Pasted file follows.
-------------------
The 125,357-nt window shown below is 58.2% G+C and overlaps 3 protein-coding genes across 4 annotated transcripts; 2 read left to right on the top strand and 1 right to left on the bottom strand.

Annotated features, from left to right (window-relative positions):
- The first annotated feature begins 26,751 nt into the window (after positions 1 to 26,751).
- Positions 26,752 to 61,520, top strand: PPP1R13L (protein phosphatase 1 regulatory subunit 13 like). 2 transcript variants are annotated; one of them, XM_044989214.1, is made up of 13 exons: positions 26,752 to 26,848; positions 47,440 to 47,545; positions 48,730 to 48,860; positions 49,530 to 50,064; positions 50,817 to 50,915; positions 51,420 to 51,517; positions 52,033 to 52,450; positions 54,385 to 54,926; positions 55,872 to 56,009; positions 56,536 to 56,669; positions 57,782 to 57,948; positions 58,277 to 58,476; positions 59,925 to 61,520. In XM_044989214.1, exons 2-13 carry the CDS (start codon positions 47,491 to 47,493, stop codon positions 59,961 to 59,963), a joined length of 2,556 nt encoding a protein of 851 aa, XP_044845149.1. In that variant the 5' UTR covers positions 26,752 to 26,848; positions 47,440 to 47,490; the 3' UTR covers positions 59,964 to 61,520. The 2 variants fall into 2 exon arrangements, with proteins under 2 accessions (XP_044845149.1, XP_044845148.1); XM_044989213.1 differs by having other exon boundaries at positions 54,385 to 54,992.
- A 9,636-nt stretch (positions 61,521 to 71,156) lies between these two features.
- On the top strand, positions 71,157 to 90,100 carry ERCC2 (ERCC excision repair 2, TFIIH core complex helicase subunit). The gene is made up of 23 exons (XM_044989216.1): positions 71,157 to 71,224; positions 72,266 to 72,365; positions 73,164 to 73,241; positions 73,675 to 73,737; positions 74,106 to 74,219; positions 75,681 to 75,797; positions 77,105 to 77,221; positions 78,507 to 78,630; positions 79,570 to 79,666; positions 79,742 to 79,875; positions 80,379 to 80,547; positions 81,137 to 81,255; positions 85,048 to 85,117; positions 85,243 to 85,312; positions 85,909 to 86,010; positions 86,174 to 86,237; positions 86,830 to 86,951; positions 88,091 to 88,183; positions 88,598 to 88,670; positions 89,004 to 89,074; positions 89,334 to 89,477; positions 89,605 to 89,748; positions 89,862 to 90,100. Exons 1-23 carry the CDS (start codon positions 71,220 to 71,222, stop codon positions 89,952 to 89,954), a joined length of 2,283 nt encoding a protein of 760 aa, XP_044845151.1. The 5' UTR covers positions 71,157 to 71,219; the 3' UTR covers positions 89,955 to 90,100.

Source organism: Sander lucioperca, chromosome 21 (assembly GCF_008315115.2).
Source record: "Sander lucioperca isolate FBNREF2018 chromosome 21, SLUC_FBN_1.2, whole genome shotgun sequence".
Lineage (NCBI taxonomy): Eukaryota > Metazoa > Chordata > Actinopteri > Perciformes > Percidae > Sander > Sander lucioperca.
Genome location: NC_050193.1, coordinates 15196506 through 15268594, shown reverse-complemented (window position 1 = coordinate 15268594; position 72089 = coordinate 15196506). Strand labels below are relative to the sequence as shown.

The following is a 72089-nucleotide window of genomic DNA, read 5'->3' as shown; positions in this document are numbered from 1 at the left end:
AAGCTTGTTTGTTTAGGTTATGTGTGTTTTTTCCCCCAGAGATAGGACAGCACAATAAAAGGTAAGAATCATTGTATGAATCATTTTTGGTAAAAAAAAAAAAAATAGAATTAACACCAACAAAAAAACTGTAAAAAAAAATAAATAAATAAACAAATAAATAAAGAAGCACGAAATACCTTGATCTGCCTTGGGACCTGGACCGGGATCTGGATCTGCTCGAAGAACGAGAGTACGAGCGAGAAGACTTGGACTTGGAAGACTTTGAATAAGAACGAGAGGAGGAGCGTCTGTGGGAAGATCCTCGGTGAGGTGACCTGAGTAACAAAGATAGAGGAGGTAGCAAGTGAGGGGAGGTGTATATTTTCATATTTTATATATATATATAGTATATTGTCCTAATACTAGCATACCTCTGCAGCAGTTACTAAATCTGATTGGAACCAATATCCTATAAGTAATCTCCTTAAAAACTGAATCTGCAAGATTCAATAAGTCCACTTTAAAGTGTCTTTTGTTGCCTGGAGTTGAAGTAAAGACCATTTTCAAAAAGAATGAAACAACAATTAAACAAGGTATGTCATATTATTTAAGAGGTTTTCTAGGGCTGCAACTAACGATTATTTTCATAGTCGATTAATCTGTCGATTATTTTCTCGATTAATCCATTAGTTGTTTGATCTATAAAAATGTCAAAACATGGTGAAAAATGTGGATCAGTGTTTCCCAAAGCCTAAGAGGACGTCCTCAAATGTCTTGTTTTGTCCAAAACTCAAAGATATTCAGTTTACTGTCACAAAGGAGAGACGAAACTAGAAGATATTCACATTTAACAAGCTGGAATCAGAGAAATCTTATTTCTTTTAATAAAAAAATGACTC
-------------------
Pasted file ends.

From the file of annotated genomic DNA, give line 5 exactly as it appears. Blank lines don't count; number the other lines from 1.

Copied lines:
- A 9,636-nt stretch (positions 61,521 to 71,156) lies between these two features.